The DWL is a VBR (vouch-by-reference) domain whitelist designed to automate DKIM certification.

(Source: Spamhaus.org, 2010)

So what happens if a sender abuses their membership in the whitelist?  Since the new service is in beta, we really don’t have any examples of deviant behavior.  However,

Spamhaus is reserving the right to revoke whitelist status for any email etiquette transgressions, such as the distribution of bulk mail of any type. The whitelist will be maintained in both IP addresses and domain name forms as two separate, but matched, lists. Controls mean no domain or IP address that is on the Spamhaus Project blocklist can ever be whitelisted.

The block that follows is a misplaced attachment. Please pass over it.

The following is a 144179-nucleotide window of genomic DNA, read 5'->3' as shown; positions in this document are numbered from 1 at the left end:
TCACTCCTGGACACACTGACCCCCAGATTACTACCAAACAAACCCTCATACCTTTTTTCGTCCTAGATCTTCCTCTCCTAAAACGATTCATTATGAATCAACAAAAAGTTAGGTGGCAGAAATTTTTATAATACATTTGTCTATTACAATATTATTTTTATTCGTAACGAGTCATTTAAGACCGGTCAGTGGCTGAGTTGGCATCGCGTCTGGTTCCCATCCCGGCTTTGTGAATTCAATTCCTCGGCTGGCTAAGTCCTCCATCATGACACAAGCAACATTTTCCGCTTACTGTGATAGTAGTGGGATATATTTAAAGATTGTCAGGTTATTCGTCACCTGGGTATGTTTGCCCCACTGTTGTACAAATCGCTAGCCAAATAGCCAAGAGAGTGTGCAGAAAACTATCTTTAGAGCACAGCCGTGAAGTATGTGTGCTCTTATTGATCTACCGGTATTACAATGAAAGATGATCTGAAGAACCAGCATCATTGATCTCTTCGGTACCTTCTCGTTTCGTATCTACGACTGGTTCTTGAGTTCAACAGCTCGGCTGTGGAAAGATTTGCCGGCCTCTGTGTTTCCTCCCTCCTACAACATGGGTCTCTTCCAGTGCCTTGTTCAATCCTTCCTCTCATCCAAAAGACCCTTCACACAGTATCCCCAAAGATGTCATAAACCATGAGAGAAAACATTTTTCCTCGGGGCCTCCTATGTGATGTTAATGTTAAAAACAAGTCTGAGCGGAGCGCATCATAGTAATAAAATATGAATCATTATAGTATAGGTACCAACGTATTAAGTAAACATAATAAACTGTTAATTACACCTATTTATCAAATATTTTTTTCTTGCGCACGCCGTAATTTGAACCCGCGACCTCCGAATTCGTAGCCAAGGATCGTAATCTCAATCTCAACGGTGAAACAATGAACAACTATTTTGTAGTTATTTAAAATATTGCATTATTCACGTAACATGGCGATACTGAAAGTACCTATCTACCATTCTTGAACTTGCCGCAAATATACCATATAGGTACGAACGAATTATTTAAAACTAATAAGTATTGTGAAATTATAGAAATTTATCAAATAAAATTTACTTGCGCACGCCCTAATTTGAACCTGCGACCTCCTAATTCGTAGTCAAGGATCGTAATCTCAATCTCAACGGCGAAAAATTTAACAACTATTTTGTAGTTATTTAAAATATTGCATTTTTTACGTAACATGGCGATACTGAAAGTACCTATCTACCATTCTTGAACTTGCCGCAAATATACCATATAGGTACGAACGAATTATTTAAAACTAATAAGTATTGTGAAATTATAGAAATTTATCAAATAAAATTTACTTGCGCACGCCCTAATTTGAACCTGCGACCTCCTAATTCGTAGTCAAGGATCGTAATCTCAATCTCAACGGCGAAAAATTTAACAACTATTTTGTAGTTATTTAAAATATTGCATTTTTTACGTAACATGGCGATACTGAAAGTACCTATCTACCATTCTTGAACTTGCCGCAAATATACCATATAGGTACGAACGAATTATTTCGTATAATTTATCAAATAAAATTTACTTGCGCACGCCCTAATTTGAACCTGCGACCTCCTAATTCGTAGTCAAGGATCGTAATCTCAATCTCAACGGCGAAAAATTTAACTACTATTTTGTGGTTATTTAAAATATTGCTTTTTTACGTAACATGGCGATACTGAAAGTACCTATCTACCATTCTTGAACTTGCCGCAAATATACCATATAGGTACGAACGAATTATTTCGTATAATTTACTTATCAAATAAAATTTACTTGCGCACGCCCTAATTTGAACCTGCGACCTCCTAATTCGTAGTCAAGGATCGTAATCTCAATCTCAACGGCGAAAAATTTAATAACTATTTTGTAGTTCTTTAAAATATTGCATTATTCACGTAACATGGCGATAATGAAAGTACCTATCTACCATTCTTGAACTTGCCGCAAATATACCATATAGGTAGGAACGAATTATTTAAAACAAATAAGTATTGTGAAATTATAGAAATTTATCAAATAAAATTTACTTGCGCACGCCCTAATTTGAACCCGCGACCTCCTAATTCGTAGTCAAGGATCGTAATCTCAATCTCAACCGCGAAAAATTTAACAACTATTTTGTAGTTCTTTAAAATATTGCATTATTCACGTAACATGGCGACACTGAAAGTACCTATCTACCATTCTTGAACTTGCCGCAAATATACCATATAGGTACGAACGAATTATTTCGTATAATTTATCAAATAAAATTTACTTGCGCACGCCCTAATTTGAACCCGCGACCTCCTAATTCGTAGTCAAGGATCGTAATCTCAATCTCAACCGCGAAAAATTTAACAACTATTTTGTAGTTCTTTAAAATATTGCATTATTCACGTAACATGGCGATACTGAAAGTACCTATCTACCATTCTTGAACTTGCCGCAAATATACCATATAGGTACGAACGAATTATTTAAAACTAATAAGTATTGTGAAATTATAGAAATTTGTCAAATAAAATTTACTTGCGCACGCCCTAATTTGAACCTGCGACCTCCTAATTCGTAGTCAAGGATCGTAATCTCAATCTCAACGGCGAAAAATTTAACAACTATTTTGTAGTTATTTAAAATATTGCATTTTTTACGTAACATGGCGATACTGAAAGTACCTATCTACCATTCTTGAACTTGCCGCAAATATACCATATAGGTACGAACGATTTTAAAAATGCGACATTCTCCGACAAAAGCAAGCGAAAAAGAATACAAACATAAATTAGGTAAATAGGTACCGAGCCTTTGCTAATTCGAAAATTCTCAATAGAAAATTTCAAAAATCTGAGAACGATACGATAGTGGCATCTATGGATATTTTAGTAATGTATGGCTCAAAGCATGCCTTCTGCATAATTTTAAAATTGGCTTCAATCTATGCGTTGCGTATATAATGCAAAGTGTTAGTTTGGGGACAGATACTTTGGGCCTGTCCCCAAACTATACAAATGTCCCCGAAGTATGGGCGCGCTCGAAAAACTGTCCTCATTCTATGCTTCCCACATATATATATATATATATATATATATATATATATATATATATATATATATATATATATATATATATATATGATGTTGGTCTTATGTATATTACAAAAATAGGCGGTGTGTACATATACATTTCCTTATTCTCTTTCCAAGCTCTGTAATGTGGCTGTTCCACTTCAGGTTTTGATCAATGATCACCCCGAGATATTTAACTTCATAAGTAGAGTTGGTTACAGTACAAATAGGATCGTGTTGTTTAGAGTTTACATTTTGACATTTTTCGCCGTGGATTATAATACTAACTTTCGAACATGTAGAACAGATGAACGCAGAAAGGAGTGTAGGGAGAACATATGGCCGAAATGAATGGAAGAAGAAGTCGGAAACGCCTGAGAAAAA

(Source: Spamhaus debuts whitelist service, The Register, 28 September 2010)

Note that this service uses DKIM, something Microsoft Exchange DOES NOT support.  There are third-party solutions (example) that make Exchange compatible.  But if you use Exchange, I recommend adding a front end solution, like Barracuda Spam Firewall, between the Internet and your mail servers.  Other DKIM-compatible solutions are listed at DKIM.org.